The characteristics of the first polyethylene, for example, the density and melt index of the polymer, will depend to a large extent on the intended end-use of the resultant products but, in embodiments, the density may range from about 0.890 g/cm3 to about 0.970 g/cm3 and the melt index, as measured by the method of ASTM D-1238 (condition E), may range up to about 100 dg/min. For example, polymers intended for film and sheet end-uses tend to have melt indices of less than about 10 dg/min whereas polymers intended for moulding end-uses tend to have higher values of melt index. The ranges of density and melt index of polyolefins that are useful for various types of products are known in the trade.
The characteristics of the second polyethylene differ from those described above for the first polyethylene. In one embodiment, the density of the second polyethylene is lower than that of the first polyethylene, being at least 0.890 g/cm3 , especially at least 0.910 g/cm3 , but with the proviso that it is at least about 0.005, especially 0.008 g/cm3 lower than the density of the first polyethylene. Secondly, the melt index of the second polyethylene is higher than that of the first polyethylene, being in the range of 40-200, especially 60-150 dg/min., but with the proviso that it is at least 10 dg/min., preferably at least 20 dg/min., higher than the melt index of the first polyethylene.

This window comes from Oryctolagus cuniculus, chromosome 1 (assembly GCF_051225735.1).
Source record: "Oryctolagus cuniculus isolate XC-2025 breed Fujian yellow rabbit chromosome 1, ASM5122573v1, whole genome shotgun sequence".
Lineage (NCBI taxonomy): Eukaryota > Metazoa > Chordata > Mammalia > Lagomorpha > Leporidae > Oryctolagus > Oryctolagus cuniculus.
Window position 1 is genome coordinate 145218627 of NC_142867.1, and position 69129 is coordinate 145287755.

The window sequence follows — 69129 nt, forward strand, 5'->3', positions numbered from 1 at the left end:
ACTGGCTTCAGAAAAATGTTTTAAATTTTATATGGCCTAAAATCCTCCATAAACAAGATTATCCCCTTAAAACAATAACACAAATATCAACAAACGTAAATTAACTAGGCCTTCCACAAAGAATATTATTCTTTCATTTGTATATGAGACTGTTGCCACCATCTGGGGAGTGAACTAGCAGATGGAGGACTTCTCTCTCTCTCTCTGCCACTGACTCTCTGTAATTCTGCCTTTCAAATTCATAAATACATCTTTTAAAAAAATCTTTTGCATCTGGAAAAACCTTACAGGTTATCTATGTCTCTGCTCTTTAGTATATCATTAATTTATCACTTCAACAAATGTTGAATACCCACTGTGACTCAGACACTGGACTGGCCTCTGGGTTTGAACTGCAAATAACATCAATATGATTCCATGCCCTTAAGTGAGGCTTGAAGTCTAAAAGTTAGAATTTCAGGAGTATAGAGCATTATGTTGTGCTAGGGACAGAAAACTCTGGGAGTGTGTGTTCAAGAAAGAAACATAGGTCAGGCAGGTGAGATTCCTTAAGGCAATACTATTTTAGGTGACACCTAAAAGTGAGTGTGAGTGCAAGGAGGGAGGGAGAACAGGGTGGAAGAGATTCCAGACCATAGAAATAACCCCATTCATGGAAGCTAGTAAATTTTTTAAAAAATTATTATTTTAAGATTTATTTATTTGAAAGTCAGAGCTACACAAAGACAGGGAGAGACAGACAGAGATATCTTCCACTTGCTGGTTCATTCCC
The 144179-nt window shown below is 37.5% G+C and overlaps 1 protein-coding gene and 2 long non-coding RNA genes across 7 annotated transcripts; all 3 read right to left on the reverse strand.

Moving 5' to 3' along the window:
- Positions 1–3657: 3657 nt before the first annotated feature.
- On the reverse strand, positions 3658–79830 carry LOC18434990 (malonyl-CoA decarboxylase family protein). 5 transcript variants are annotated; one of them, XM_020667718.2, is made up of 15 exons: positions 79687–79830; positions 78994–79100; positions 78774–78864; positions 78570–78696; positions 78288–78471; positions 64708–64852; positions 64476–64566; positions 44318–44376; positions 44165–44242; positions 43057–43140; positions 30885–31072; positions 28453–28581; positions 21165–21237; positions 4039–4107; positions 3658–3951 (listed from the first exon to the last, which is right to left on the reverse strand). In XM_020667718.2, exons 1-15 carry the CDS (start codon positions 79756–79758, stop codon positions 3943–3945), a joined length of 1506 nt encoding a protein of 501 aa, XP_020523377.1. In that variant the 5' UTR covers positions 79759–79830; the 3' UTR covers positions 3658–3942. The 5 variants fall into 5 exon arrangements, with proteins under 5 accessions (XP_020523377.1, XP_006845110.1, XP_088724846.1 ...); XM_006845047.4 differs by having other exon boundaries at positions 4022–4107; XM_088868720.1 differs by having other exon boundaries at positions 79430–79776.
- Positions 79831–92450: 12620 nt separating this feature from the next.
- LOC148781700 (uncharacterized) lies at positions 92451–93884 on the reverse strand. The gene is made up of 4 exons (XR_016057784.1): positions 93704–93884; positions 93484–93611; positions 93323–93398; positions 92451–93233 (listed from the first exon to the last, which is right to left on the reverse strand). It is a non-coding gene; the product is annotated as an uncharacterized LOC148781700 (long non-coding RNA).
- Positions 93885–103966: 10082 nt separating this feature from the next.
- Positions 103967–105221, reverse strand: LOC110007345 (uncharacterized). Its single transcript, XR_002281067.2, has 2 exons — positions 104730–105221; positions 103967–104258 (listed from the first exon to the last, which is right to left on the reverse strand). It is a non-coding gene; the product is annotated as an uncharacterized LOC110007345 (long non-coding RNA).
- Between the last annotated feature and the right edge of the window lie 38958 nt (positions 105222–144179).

In an alternate embodiment, the second polyethylene has a density of at least 0.890 g/cm3 , especially at least 0.910 g/cm3 , a melt index of at least 40 dg/min. and has a lower shear viscosity than the first polyethylene; in particular the shear viscosity is not more than 30% of that of the first polyethylene. As used herein, shear viscosity is apparent shear viscosity determined by capillary rheology at 200° C. at an apparent shear rate of 400 sec-1.
In preferred embodiments of the invention, the shear viscosity of the second polyolefin is 5-15% of that of the first polyolefin.
The second polyolefin is a normally solid polymer and may include materials frequently referred to as solid waxes but does not include materials that are liquids at ambient temperatures and pressures; the blends of the invention are physical admixtures and are therefore capable of physical separation into the respective components at ambient temperatures.